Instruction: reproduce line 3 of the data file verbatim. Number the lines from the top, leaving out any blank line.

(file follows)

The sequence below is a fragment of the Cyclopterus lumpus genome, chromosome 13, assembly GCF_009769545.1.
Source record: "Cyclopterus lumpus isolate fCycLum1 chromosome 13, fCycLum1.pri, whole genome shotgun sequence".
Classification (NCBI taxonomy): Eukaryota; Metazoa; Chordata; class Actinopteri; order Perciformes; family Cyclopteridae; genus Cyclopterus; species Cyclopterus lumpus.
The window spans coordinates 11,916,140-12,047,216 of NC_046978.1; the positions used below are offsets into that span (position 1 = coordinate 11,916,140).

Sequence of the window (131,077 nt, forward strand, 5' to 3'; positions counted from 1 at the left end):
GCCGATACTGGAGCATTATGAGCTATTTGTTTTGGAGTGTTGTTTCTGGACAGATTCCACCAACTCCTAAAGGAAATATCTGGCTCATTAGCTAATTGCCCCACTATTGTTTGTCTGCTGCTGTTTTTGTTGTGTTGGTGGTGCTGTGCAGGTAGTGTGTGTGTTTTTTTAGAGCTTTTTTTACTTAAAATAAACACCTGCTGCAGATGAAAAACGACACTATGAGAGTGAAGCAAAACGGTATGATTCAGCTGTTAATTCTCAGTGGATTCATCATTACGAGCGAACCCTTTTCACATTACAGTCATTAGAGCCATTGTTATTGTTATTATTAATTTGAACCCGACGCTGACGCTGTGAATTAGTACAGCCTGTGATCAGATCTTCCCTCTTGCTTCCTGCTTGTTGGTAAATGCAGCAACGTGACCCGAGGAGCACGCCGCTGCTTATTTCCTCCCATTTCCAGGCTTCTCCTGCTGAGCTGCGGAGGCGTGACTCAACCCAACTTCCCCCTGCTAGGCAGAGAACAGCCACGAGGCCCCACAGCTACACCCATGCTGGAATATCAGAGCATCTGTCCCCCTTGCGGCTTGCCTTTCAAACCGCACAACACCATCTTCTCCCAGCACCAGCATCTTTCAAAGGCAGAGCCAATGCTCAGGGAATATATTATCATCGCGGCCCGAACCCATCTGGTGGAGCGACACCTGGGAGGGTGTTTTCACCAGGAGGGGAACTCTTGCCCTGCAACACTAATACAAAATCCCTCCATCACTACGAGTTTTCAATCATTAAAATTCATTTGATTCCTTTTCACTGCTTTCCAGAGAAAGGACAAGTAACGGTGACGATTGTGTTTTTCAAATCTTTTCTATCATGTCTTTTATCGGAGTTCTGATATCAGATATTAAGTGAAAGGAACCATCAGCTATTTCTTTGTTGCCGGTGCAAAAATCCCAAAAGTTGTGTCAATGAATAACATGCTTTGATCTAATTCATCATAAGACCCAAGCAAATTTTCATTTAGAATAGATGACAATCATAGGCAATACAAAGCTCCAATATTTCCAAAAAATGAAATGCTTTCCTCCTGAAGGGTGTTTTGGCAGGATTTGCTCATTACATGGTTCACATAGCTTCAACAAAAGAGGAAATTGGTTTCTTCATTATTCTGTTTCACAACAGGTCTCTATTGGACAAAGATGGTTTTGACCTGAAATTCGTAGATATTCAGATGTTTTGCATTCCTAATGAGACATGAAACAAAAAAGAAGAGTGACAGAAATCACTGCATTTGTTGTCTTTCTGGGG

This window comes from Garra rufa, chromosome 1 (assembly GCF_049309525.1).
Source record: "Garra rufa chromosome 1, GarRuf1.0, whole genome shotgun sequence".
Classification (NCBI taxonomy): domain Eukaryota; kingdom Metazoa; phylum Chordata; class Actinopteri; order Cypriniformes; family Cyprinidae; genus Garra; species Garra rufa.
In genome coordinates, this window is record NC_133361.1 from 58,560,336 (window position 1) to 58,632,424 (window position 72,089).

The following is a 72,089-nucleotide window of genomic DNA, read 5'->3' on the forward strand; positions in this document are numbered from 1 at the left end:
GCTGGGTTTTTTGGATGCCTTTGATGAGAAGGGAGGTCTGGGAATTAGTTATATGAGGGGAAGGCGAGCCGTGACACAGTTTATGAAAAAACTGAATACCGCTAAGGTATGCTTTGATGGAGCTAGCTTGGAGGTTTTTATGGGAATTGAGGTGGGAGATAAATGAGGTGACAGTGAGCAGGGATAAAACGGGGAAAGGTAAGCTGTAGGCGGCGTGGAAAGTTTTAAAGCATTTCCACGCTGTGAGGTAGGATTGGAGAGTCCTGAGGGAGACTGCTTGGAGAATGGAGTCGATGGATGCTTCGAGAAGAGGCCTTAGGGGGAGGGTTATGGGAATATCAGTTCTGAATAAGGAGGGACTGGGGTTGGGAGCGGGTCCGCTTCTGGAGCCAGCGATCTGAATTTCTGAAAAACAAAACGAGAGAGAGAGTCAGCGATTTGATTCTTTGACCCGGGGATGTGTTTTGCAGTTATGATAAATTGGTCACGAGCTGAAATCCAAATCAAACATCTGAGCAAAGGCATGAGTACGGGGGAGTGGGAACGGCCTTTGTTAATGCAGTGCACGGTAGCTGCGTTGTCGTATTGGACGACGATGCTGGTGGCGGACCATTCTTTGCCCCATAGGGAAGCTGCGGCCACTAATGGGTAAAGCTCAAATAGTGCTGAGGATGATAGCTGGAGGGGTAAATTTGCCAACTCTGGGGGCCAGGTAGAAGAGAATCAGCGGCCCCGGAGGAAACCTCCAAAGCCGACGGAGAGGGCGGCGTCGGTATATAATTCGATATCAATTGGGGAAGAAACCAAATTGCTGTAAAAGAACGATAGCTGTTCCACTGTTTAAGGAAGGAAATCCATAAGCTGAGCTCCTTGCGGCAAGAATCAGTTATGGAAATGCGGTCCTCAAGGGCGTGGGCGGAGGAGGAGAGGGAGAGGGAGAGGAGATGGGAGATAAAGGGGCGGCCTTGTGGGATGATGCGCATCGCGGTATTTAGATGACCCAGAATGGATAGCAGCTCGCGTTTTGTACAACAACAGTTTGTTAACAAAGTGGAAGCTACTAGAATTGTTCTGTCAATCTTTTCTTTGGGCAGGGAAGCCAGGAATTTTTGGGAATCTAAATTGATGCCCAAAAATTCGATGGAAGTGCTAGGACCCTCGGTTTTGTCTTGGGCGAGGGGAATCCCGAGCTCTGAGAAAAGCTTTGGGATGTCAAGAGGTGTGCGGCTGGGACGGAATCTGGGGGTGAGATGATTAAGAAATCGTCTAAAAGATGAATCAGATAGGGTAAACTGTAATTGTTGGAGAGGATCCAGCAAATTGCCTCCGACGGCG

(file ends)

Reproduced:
Classification (NCBI taxonomy): Eukaryota; Metazoa; Chordata; class Actinopteri; order Perciformes; family Cyclopteridae; genus Cyclopterus; species Cyclopterus lumpus.